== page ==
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Fuel Restaurant

Taking source full circle


Food can be many things: a source of nourishment, comfort, and connection. At Fuel, Chef Robert Belcham aspires to make it all of the above.

Food can be many things: a source of nourishment, comfort, and connection. At Fuel, tucked into the bustle of Vancouver’s 4th Avenue, the aspiration is to make it all of the above.

Co-owners Chef Robert Belcham and Sommelier Tom Poirier realize this lofty goal is attainable only by keeping things rooted to source. For both, the world of fine dining was an awakening to the plate’s potential as a way of communicating both philosophy and passion.

Poirier, who has culinary papers of his own, pursued this philosophy by becoming a winemaker, as well as a sommelier, with his own line of Montague wines. Chef Belcham, who was groomed in part at The French Laundry (a California restaurant considered by many as one of the best in the world), expresses these values with his ever-closer relationships with his suppliers, with a vigilant eye on the end goal–making people feel good about and with the food they eat.

“A lot of our food starts with an ideal memory that we want people to connect with,” said Belcham, who ably recounts tales of trout fishing with his grandfather and the fresh raspberries picked roadside in Raleigh, BC. “Good food should feed and warm the soul.”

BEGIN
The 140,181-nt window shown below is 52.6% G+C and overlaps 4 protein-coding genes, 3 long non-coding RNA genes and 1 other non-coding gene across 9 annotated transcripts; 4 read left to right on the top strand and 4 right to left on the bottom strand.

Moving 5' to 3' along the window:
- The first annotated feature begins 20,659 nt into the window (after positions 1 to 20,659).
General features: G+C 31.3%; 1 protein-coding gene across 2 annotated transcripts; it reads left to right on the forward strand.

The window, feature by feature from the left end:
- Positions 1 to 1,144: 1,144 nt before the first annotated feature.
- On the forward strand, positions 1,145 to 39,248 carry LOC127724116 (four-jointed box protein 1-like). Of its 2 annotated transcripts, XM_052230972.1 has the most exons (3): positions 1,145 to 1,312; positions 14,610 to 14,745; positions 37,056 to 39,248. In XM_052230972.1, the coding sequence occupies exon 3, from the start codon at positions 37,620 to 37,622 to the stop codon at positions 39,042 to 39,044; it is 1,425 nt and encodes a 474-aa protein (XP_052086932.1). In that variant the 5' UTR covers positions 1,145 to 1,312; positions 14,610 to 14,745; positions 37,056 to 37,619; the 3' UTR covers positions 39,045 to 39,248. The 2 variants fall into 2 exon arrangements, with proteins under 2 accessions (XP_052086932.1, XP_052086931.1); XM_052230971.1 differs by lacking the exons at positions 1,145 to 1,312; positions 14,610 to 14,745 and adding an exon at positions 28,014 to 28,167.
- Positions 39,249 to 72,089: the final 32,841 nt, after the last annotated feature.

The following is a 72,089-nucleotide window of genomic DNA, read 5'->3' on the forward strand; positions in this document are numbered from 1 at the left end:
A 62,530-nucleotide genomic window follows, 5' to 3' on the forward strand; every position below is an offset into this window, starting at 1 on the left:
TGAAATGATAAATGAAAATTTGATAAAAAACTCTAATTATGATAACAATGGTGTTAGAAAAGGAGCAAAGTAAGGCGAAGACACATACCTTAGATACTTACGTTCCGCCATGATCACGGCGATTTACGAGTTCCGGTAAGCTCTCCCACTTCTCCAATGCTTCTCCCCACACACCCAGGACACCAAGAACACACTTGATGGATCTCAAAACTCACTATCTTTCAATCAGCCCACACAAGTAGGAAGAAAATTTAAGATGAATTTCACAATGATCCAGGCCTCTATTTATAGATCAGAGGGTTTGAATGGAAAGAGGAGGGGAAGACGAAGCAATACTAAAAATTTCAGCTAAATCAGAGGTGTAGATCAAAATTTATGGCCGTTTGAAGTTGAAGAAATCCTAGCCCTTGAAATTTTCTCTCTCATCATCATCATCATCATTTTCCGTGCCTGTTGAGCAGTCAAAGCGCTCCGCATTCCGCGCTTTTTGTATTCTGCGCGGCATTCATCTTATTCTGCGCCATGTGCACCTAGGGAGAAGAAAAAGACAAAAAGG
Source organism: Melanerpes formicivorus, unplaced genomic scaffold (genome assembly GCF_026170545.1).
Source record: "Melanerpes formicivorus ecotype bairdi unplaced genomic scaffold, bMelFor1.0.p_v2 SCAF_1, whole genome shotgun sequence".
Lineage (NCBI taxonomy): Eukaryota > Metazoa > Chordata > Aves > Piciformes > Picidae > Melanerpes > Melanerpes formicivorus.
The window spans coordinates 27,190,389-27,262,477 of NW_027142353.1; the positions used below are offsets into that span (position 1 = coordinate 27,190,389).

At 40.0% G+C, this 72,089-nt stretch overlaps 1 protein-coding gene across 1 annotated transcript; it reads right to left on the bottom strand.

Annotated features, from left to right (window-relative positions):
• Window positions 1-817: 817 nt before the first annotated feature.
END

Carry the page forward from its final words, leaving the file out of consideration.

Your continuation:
Having emerged from the über-conscious domain of Vancouver’s C Restaurant, both are well schooled in matters of sustainability, but have found a new raison d’etre with Fuel’s ardent support of local growers. Good taste is key.

“We’re not out to preach, but we know our farmers and fishermen. When we work with organic, heritage-breed chicken or pork, we are aware of the politics and happy to be supporting a sustainable network,” explained Belcham. “It is the right choice, but it just tastes better, too.”

Teaching his crew the vanishing art of working with whole cuts, Belcham dresses his protein in a wide window facing the street, sharing both an education and evidence of Fuel’s waste-not, want-not philosophy.

“The entire menu changes regularly, but you don’t see a specific cut of protein. People rarely think about the lack of variety in most restaurants. There are always pork chops, lamb racks, and beef tenderloins. What about the rest of the animal? We do our best to respect the entirety,” said Belcham, who also cures his own charcuterie on-site.

Passionate omnivores with a sense of self and source, both Belcham and Poirier agree that people need to break out of the cryo-vac culture of supermarkets by getting closer to source.

“Good food culture is all around us. It can be as complicated or as simple as you want. Getting back to cooking in season, cooking for pleasure, and sharing a table is one of the most important aspects of living well,” said Belcham.




No Proof

No Proof

Matthew Kadey, MSc, RDMatthew Kadey, MSc, RD